Flashcards in EXAM #1: ANS PHARMACOLOGY I Deck (67):
Where do the nerve terminals of the SNS originate?
Where do the nerve terminals of the PNS originate?
Cranial: III, VII, IX, X
Sacral: S2, 3, 4
What are the two components of the enteric division of the ANS?
1) Myenteric plexus
2) Submucosal plexus
Where is the myenteric plexus located? What is the alternate name for this plexus?
Between the external longitudinal muscle and deeper circular muscle
Where is the submucosal plexus located? What is the alternate name for this plexus?
Between the circular muscularis muscoe
What is the function of the myentric plexus?
What is the function of the submucosal plexus?
Ion and fluid transport
What is the principle of "dual innervation?"
- Most organs receive SNS and PNS innervation
- Opposing actions
*****Note that though opposing actions, these are not ANTAGONISTIC****
What organs only have SNS innervation?
1) Hair follicles
2) Thermoregulatory sweat glands
4) Adrenal glands
In what organs does the SNS and PNS have similar rather than opposing effects?
What NT is released by all pre-ganglionic fibers?
What NT is released by post-ganglionic fibers of the SNS?
What NT is released by post-synaptic SNS fibers on thermoregulatory sweat glands?
****Note that this is an EXCEPTION****
What type of ACh receptor is located on the ANS ganglia?
Nicotinic ACh receptor
What NT is released by post-synaptic PNS fibers?
What NT is released from post-synaptic SNS fibers acting on renal vascular smooth muscle?
What is a homotropic interaction?
- This describes a NT binding to an autoreceptor on the pre-synaptic nerve terminal from which it is being released
- Action is to INHIBIT secretion of that NT
What is the effect of blocking the autoreceptor in a homotropic interaction?
Dramatic increase of NT released from the nerve fiber
What is a heterotropic interaction?
This is when one NT affects the release of another NT via interactions on heteroreceptors
What is withdrawal rebound hyperactivity/ disuse hyperactivity?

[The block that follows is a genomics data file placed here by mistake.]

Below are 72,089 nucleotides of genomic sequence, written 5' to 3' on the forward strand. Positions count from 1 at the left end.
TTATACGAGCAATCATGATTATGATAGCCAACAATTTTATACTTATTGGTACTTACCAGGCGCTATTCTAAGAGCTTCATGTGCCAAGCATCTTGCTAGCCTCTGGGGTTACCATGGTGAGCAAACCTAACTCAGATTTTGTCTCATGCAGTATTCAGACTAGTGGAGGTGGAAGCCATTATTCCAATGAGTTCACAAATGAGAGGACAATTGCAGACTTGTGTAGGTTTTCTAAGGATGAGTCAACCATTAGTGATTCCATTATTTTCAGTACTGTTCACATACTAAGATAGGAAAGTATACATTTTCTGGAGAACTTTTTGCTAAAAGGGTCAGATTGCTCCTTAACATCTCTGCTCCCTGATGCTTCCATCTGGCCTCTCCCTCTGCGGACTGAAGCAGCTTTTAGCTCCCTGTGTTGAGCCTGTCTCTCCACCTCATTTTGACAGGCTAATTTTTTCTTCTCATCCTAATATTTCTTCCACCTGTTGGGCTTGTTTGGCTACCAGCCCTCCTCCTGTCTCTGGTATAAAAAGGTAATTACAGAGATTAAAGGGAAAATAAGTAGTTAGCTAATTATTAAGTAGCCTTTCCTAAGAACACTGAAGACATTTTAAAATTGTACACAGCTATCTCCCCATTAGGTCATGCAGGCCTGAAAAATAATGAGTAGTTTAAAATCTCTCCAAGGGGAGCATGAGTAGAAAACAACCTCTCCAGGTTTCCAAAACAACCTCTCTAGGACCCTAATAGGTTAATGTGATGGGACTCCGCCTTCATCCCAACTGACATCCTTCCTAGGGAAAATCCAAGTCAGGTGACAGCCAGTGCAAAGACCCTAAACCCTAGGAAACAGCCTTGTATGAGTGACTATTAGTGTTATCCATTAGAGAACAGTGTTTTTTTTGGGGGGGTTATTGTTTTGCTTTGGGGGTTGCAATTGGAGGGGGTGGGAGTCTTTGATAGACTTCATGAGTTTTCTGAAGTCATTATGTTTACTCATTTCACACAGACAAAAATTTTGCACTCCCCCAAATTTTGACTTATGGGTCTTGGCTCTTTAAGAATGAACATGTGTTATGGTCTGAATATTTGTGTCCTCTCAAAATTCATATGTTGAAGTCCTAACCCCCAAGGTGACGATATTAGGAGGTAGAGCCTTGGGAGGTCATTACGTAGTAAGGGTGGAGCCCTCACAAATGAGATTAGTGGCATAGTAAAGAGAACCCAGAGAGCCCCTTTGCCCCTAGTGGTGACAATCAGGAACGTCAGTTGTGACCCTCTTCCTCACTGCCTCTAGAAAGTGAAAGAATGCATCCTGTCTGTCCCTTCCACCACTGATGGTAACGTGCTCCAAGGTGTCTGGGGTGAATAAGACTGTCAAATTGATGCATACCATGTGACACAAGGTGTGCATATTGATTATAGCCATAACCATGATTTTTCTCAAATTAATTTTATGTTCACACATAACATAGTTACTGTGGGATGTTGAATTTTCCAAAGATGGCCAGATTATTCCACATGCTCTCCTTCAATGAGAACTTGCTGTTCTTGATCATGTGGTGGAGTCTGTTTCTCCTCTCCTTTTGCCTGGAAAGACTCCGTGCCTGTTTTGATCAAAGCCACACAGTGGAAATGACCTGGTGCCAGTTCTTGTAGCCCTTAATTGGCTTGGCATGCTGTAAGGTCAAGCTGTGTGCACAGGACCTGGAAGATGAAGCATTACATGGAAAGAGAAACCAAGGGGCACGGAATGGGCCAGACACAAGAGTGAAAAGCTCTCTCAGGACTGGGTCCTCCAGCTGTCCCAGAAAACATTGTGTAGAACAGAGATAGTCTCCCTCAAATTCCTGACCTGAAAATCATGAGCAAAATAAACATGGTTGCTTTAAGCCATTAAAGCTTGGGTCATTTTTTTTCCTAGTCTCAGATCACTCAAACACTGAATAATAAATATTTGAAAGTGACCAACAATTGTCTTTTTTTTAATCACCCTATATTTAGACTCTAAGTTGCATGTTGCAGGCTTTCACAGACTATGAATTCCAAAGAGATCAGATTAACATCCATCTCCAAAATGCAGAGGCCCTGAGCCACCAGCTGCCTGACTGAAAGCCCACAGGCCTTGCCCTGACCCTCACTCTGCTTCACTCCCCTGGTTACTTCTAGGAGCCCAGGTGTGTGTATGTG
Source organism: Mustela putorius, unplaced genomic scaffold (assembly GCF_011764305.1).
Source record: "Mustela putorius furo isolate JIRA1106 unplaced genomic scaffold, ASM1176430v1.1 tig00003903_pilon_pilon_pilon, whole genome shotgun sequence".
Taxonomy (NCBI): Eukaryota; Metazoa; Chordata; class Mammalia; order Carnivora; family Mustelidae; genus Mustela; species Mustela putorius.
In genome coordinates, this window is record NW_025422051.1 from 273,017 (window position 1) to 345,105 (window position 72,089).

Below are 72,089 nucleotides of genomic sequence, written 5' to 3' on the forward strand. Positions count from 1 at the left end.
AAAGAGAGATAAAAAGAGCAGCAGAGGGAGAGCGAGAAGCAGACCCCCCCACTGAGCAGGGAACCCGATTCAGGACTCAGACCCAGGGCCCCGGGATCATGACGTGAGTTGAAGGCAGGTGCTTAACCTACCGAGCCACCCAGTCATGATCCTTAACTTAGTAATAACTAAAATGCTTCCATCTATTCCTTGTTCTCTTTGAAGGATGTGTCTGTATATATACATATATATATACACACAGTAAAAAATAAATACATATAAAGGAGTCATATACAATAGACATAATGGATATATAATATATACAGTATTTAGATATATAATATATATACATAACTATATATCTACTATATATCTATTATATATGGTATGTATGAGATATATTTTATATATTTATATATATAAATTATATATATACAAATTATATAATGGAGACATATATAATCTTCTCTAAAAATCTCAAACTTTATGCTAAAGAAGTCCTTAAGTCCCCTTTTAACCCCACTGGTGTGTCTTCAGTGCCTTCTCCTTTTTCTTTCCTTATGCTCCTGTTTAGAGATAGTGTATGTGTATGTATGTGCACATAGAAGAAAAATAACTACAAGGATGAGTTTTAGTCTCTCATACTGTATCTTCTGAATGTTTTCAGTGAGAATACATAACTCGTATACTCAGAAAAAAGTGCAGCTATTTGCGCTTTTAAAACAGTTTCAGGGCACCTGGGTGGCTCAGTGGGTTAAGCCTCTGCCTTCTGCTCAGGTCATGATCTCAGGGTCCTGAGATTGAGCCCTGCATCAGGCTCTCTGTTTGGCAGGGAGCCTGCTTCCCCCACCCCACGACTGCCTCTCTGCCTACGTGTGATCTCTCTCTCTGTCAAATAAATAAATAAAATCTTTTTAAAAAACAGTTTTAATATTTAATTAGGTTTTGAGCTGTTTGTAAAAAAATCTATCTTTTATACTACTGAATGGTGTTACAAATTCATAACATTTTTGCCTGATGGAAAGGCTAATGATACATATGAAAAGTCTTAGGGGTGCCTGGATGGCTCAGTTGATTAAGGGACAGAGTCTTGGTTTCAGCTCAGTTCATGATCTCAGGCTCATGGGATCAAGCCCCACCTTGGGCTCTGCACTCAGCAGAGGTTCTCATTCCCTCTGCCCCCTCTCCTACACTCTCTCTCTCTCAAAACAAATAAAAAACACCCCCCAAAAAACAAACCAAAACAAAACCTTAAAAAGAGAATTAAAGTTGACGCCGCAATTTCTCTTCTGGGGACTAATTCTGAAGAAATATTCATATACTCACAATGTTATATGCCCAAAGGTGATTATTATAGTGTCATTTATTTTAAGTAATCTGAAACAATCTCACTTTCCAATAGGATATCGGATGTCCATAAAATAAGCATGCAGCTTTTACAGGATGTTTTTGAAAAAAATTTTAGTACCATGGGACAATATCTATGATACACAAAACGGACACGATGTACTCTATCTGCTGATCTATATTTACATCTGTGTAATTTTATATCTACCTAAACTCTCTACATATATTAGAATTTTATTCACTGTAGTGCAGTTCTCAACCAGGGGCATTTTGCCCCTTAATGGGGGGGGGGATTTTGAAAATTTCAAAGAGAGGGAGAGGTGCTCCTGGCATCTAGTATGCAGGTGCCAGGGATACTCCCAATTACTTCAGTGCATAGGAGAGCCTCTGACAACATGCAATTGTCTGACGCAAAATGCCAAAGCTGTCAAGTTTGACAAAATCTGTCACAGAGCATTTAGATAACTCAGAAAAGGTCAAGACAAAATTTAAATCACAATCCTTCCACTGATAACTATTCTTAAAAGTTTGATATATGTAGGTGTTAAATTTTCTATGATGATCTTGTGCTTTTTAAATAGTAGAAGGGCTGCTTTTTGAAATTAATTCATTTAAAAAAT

Sustained block of ganglionic transmission leads to increased sensitivity of target organs
What are the mechanisms of withdrawal rebound hyperactivity/ disuse hyperactivity?
1) Receptor proliferation
2) Loss of transmitter removal mechanisms
3) Increased post-junctional responsiveness i.e. increased sensitivity of the receptor
What is a clinical example of withdrawal rebound hyperactivity?
Rebound HTN following withdrawal of adrengeric receptor blockers
What is cotransmission?
Release of more than one NT from a neuron upon stimulation
E.g. NE and NPY are released from separate vesicles upon stimulation
What are the five steps of NT function that provide targets for pharmacologic therapy?
4) Receptor effects
5) Termination action
How does choline get from the ECF into the neuron for ACh synthesis?
Na+ dependent Choline Transporter (CHT)
What drug blocks CHT?
Once ACh is synthesized, how is it stored in vesicles?
Transport into the storage vesicle via "vesicle associated transporter" (VAT)
What drug is a VAT blocker?
What is the mechanism of action for the Botulinum toxin?
- Botulinum impaires ACh vesicle and nerve terminal fusion/release
- Specifically, removes 2 amino acids from the SNARE fusion proteins
What enzyme degrades ACh?
What drug blocks Acetylcholinesterase?
What are the two types of ACh receptors?
What type of receptor is a Muscarinic receptor?
G-protein coupled receptor
What type of receptor is a Nicotinic receptor?
What receptors control secretion of aqueous humor?
What muscles in the eye have M3 receptors?
- Sphincter muscle
- Ciliary muscle
What does activation of M3 receptors in the eye cause?